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Lifestyle

January 24, 2014

Vet Connection: Pets need their teeth taken care of

Many cat owners look at the grace, athleticism and beauty of their pets and think they have the perfect animal. Unfortunately, many of these same cats will have a very imperfect mouth, due to a serious and very painful condition that causes teeth to resorb, dissolve and even break! Here’s what we know about tooth resorption in cats.

Ask any cat owner about how they care for their feline’s teeth and most will reply that “he eats dry food” or more commonly, “I really don’t clean her teeth.” Ask those owners how their cat’s breath smells and most will respond with a grimace that expresses a distaste for the odor emanating from their beloved feline’s mouth. Most veterinarians will acknowledge that brushing a cat’s teeth is a challenge for many owners, and they will stress the importance of routine oral assessment of your cat’s mouth, as well as regular brushing. Oral exams help find preventable problems and even severe disease. One problem we see more frequently is called feline tooth resorption.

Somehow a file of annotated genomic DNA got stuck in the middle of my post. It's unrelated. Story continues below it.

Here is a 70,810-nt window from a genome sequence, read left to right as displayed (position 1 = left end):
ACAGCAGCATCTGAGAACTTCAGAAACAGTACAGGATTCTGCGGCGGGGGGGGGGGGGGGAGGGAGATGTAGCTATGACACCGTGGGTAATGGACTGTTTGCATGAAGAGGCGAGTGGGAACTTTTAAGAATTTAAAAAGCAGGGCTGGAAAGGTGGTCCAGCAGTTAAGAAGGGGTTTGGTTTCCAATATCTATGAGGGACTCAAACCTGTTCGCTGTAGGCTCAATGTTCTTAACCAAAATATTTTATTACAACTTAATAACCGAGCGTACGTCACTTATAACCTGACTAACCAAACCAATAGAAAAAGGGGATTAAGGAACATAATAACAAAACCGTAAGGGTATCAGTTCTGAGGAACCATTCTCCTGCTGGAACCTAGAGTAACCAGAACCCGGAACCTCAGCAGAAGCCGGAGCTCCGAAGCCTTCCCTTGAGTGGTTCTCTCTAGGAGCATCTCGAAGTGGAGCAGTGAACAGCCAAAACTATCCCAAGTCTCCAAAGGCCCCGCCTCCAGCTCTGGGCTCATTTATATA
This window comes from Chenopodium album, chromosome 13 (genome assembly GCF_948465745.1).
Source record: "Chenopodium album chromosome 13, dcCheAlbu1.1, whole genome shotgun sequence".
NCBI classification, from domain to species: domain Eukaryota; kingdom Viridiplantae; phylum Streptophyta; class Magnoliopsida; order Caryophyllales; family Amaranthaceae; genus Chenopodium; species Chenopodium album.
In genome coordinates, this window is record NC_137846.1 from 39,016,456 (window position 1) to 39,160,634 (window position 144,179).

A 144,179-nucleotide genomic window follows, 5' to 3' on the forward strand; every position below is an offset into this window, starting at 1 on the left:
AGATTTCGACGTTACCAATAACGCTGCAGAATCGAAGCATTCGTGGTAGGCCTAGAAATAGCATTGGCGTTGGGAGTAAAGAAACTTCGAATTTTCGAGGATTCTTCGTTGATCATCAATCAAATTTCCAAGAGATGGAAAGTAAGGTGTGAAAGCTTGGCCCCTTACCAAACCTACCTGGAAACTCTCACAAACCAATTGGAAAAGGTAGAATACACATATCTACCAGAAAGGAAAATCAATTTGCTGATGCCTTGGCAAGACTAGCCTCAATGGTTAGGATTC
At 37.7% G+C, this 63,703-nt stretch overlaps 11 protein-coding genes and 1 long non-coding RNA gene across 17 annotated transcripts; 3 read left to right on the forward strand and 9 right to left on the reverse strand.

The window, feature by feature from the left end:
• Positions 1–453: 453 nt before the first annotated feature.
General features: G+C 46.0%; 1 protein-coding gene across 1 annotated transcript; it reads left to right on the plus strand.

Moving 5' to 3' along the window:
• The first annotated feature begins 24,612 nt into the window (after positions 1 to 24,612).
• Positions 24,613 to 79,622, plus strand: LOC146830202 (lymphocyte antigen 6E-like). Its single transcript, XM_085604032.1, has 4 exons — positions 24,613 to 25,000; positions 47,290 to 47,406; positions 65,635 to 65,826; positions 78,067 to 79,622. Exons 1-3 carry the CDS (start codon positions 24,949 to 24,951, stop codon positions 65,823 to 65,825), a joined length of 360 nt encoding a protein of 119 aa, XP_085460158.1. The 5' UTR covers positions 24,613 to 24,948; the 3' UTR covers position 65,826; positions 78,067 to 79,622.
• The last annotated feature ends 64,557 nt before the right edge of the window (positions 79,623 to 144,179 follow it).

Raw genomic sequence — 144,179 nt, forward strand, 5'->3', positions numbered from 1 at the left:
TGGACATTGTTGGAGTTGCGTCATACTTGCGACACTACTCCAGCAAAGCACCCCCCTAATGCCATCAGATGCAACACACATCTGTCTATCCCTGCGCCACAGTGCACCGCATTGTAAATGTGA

Tooth resorption, or TR as it is commonly called, is a condition seen in a growing percentage of cats over the age of 6 years. The same strange condition is also seen in dogs and in people, but it is not nearly as common.

In the past, this disease has been called neck lesions, cervical line lesions and even the cumbersome Feline Odontoclastic Resorptive Lesions (FORLs). Whatever the name, we know this condition is seen in cats that often appear normal. The process will continue to develop, causing extreme pain because of the exposure of the root canal. This can even lead to behavior changes and lack of normal appetite.

Dr. Brett Beckman, a noted board-certified veterinary dentist, says that an exact cause for TR has not been determined yet. Theories about exposure to certain viruses, breed prevalence and chronic inflammation of the mouth and gums have all been proposed as root causes. According to Beckman, a single study suggests that high levels of Vitamin D in cat foods could be linked to resorptive disease, but that research is still ongoing. Interestingly, there has even been evidence of TR in cat skeletons that are 800 years old!

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